If your organisation is writing (more) funding bids, and making plans for your future, you will be looking for data to back up your assertions around the need your wish to be meeting, or to justify expenditure in certain areas.
Office for National Statistics
The Office for National Statistics (ONS) has been producing regular and frequent analysis around the different types of impact of the coronavirus on demographic groups, and geographical areas, including blogs as well as data tables. Their latest information covers
- Covid-19 deaths
- Effects of taxes and benefits on household income for the financial year ending April 2019
- Coronavirus and the social impacts on young and older people in Great Britain, 3 April to 10 May
- Coronavirus and the social impacts on Great Britain: 19 June 2020
You can see all their latest releases here.
Their latest blogs are around the impact of coronavirus according to age, the death rates measured by ethnicity, disability and religion, on wellbeing, on jobs and pay.
Institute for Fiscal Studies
The Institute for Fiscal Studies (IFS) has produced around on their work looking at the differing impacts of the coronavirus in England, by geographical area, but also on health, jobs and families. Their research is broken down by local authority area, and examines factors such as free school meals, indices of multiple deprivation and employment sectors, relative to the impact that COVID-19 has had in those areas.
You can find the full article on the IFS website, and download the report.
The Resolution Foundation has done an audit of household wealth and the initial effects of the coronavirus crisis on saving and spending in Great Britain. Those more exposed to the health and economic crises are less likely to have savings to protect living standards if their incomes fall. Poorer families are more likely to be saving less or increasing debt as a result of the coronavirus crisis than wealthier families.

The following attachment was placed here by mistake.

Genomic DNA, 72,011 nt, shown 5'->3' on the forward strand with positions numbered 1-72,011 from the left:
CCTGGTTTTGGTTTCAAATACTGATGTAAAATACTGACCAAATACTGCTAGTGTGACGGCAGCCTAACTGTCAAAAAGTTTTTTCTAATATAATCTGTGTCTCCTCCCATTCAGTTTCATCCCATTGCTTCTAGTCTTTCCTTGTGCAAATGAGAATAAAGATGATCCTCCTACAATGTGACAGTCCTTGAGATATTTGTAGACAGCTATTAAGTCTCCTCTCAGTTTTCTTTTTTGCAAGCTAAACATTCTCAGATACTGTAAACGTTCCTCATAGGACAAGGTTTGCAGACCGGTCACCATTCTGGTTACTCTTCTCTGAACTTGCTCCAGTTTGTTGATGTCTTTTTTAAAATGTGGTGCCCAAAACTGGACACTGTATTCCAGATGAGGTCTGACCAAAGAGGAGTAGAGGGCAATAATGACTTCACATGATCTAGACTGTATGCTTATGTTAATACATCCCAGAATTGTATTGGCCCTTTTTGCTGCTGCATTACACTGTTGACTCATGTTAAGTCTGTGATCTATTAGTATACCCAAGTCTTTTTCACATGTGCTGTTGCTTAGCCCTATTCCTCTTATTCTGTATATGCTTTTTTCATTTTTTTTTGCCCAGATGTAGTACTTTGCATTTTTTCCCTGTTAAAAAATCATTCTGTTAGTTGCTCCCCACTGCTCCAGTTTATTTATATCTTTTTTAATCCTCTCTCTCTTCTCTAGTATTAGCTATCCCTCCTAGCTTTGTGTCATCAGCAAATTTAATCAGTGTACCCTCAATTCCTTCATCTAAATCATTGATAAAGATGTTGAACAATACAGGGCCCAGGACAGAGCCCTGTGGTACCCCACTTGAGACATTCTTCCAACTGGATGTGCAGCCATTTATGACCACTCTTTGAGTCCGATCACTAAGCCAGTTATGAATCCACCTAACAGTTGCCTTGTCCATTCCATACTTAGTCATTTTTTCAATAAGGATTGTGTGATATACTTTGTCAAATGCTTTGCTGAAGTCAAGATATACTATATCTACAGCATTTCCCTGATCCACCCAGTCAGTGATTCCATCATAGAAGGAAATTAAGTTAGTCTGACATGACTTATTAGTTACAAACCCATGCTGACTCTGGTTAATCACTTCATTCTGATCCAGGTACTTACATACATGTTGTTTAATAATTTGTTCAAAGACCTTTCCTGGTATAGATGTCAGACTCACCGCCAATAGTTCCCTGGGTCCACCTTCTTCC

See the full report on the Resolution Foundation website.
Joseph Rowntree Foundation
Research by the Joseph Rowntree Foundation (JRF) shows that the pandemic crisis has caused:
- 7 in 10 families with children claiming Universal Credit or Child Tax Credit to cut back on essentials,
- 6 in 10 to borrow money, and
- over 5 in 10 to be behind on rent or other essential bills.
See the full report on the Joseph Rowntree Foundation website.
Millions of people across the UK have become unpaid carers for loved ones due to the coronavirus outbreak, according to new research released to mark Carers Week. Data estimates that 4.5 million more people are now caring for older, disabled or seriously ill family or friends as a result of the pandemic. You can read a report on the ITV website, and download the full report here.
Carers UK, one of the charities behind Carers Week, has also released a study ‘Caring and COVID-19 – Hunger and mental wellbeing, which you can download from the Carers UK website.
Children are developing serious mental health conditions, including post-traumatic stress, because of the coronavirus pandemic. The Childhood Trust, which provides services to disadvantaged children in London, says disadvantage is leaving children extremely vulnerable. As well as anxiety about their loved ones’ health, many children are facing social isolation and hunger. Lack of internet access is also setting disadvantaged children back. You can read the full report on the Childhood Trust website.